Provisioning Redis Cluster in Kubernetes with KubeDB: An In-Depth Look


KubeDB is a Kubernetes Native Database Management Solution that makes it easier and more automated to manage various popular databases on both private and public clouds, including provisioning, monitoring, upgrading, patching, scaling, volume expansion, backup, recovery, failure detection, and repair. MySQL, MongoDB, MariaDB, Elasticsearch, Redis, PostgreSQL, ProxySQL, Percona XtraDB, Memcached, Kafka and PgBouncer are among the databases that KubeDB supports.

All three Redis database modes—Cluster, Sentinel, and Standalone are supported by KubeDB. Redis implements the idea of data sharding in Cluster Mode. In Redis Cluster mode, the data is divided and kept in different shards. Each shard has one master and one or more replicas. In this post, we will discuss the difficulties we encountered when setting up Redis Cluster with Kubernetes.

Declarative Set Up

Redis has been declaratively set up using a Kubernetes CRD. Redis is the CRD kind and is the api group that contains it. To activate Redis Cluster mode, the .spec.mode section in yaml must be set to Cluster. Following that, a description of the master and replica numbers is required. There will be as many shards as there are masters because there is one master per shard. There are many things that can be declaratively configured. You can click here to learn more about yet.

Kubernetes Resources

To make the operational responsibilities simpler, we have each shard configured in a statefulset. A statefulset owns the master and every replica in the shard, which run as pods. So, if the user wants 3 master and 2 replica. There will be 3 statefulset and each statefulset will have two pods. One pod will server as master and another one will be replica. In each pod, we run two containers. One is init container which joins all the pod in the cluster and creates cluster if the cluster does not exist and then the main container runs a redis image.

Creating the Cluster

When a pod comes up and executes the init script, it launches the redis server in the background before determining whether a cluster is there. The pod must create a cluster if one does not already exist. But to establish a redis cluster, at least three instances are required. The IP addresses of the instances is needed to create the cluster. So each instance should know the domain name or IP address of the other redis instances. The IP address or the domain name is also needed to check if the instance is up and running.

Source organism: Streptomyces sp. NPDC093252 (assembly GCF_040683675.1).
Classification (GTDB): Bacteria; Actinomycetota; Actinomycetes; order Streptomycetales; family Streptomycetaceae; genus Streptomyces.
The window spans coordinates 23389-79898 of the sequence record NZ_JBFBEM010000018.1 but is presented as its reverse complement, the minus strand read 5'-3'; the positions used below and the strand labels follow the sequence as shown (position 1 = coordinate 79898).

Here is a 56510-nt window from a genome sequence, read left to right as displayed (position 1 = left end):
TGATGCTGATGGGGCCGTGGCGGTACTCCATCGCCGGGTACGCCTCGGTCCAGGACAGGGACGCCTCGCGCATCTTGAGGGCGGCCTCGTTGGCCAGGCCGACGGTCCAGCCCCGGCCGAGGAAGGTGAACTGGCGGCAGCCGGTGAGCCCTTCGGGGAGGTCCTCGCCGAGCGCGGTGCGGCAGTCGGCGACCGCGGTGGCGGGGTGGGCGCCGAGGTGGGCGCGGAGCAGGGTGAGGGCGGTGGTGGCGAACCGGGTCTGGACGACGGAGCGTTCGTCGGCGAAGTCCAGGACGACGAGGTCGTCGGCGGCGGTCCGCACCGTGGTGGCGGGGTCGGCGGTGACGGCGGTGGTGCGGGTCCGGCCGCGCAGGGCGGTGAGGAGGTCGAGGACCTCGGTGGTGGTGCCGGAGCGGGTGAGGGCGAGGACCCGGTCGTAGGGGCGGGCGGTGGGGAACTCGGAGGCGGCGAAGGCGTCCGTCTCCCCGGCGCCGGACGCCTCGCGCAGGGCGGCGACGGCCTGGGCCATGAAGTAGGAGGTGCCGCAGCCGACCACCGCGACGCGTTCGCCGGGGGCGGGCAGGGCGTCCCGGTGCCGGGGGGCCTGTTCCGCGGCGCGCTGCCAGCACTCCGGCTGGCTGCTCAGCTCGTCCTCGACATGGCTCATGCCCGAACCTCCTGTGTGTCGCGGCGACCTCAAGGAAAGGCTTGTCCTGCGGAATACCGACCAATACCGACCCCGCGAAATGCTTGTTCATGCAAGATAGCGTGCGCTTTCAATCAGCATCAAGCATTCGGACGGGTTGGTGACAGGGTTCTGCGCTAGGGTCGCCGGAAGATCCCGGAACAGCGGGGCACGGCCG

Figure: Redis Cluster Initialization Architecture

To locate the domain names of the database instances, we utilize a tool called redis-node-finder . Following that, it pings and determines how many instances are active.The cluster can be created by an instance if there are three up and running redis instances. Because all redis instances are attempting to crate clusters using their init scripts, the instance should confirm that the cluster does not already exist before creating one. Only one of the instances is able to successfully create the cluster; the others join it after they discover that the cluster is created.

Each replica can join the cluster as a master or a replica after the cluster has been created. The cluster’s initial instances are by default the master instances. If the current pod is the 0th pod in the statefulset, it joins the cluster as master since each statefulset should have one master according to our architecture. The other instances of the statefulset join the cluster as replica of the master.

Failover scenario

When a pod restarts for some reason, the init script makes sure that the pod joins the cluster properly. If a replica pod restarts, it should join the cluster as a replica. In case of master nodes, there can be two scenarios. Depending on the duration of unavailability, redis cluster may do cluster failover. Then it should join the cluster as a replica. Otherwise, it should join the cluster as a master node.

Figure: Redis Cluster Initialization

To handle the failover scenario for each instance, we first run a cluster meet command with all the current pods. The node’s role is then identified. It joins the cluster if it is a master node. In case of replica nose, we determine whether the replica needs to be in sync with the master. When synchronization is required, the command cluster replicate is run to replicate all the data from the master.


To enable Redis clustering we have used bash scripting from init script of the pods. We have identified different scenarios and handled them accordingly. After provisioning the lifecycle of the redis cluster is maintained by KubeDB Operator. Additionally, day-2 operations like Horizontal or Vertical Scaling, TLS operations can be done using KubeDB. To learn more, you can have a look at KubeDB Docs . You can also watch the demo to learn how to provision and manage Redis Cluster on Kubernetes using KubeDB.


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More about Redis in Kubernetes

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